Everyone made progress, and we’ve set our next meeting time already.

So now I have to create another “class” from scratch — and make sure to work out plenty, myself, between now and then, to stay ahead of them.


It might be a while before we’re all at the level of doing a sword dance, though.

Here’s Ansuya dancing, if you’re curious.

(Both photos courtesy of morguefile today.  While I do have a magenta hip scarf, it has silver coins and beads, not gold — and you didn’t seriously think I’d be photographing my neighbors for the blog; did you?  Especially while they engaged in a brand new dance form that can make one feel, frankly, a teeny bit exposed.  Nah, I’m not that cruel.  And besides, it was impossible to hold the camera still and shimmy.)



  1. this is so very cool! i love it.

    • Thanks for the love, christina 🙂

  2. I totally, totally agree that dance connects with the divine.

    and girl, my ego asks me what the hell I think I’m doing all the time. Screw it. 🙂

    • Love your attitude, brandi 😉 (As usual, you can make me smile and nearly giggle out loud with just two sentences.)

      I think our egos should just hush up and sit down and watch from the sidelines while we go ahead and live gorgeous, exciting lives. Don’t you?

  3. This post made me smile ear to ear. How fantastic to rediscover your love of belly dance through sharing with others. Yay!

    • Glad to make someone smile! That’s a big Yay in my book 🙂

  4. LOVE this! I’ll tell you a little secret – when the reality show “Coyote Ugly” aired a couple of years ago, I taped it so I could watch (and follow along) after everybody went to sleep. If I do say so myself, I got that figure 8 hip move DOWN! All I can say is I wish you were MY neighbor. Best wishes to you and your lucky students!!

    • That’s awesome! I do love those figure 8s. Maybe those will figure into next lesson… hmmm…

    • I think it’s so great that you can learn from just the visual! I’m envious of that skill — and the figure 8 is a good one to nail. You can use it for so many combinations, and turn bits of it into other moves. You picked a good one 🙂

  5. Love it!!! The music, the movement, the connection with spirit… Woo Hoo!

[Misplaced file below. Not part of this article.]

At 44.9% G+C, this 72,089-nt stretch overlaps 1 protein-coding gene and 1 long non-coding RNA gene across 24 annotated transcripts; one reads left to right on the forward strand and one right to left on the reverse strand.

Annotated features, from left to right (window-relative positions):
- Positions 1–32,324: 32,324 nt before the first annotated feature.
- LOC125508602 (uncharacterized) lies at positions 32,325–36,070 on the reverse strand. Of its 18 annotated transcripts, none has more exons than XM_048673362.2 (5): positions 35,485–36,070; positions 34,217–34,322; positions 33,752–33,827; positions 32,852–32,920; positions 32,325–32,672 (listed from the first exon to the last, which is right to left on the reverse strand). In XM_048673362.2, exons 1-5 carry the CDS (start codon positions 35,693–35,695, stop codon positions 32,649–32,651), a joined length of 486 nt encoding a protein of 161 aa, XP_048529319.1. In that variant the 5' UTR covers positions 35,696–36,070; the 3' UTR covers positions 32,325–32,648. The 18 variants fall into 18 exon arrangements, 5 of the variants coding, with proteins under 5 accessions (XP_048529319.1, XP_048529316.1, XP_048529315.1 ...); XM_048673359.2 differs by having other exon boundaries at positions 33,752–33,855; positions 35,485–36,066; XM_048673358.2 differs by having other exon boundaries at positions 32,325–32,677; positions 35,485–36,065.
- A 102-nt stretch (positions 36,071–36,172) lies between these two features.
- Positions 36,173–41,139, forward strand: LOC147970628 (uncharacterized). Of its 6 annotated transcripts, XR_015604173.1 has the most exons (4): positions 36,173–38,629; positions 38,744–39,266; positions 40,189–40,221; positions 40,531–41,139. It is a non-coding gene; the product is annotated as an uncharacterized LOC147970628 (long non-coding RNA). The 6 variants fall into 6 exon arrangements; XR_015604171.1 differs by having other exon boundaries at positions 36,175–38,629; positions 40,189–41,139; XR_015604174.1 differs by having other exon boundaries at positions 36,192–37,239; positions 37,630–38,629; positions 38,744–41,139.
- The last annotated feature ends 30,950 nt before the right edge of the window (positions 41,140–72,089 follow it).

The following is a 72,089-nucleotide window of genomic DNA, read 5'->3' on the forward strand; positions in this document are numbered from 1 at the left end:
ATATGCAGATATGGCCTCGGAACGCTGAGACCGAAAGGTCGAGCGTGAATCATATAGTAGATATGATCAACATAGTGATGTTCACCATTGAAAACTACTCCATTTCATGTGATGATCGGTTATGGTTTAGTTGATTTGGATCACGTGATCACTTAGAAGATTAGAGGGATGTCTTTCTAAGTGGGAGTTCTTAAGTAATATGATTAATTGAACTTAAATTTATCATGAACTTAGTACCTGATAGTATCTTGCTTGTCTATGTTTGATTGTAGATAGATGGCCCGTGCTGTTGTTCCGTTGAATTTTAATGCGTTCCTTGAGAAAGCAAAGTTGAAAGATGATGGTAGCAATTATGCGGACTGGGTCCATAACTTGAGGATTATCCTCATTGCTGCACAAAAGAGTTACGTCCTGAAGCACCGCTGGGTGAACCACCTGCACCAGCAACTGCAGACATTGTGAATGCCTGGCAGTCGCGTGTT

• Thank you, gemma… it was — and is — wonderful, I must agree 🙂

  6. i love it! i wish you were my neighbor!

    • Don’t you live in Oregon, elizabeth? F. is dreaming of moving to Oregon, and I must say his fascination has started to rub off… we’ll see. For now, I am your neighbor — in a very broad sense 😉 I look over your shoulder as you share your gorgeous and inspiring photographs of life as you live it to the fullest. You come and listen to me babble about whatever has caught my attention. Sounds neighborly to me!

  7. I wish I was your neighbour too……LOVED the video and I would LOVE one of those jingly hip scarves. I’m impressed, Meredith!

  8. Dear Meredith,
    It’s amazing how we rekindle our love for the divine in us. I too love dancing and feel the thrill and connecting with all things greater inside of me through the world. I have recently started Ectstatic dance meditation as here individuals can freely dance without expectation, restriction and attention hassle.
    I feel your teaching will surprise you and you will learn more about what goes on inside.
    Happy dancing. 🙂

  9. Excellent. I learned to belly dance years ago in college when I got the part of the belly dancer in the musical “Carnival.” I tried out for a singing role. Once they heard me sing they gave me a part with no talking at all. 🙂 Anyway….belly dancing was so much fun. I even had a live python snake as a partner. I enjoy watching the belly dancing workouts now on the Fitness Channel. Dance on!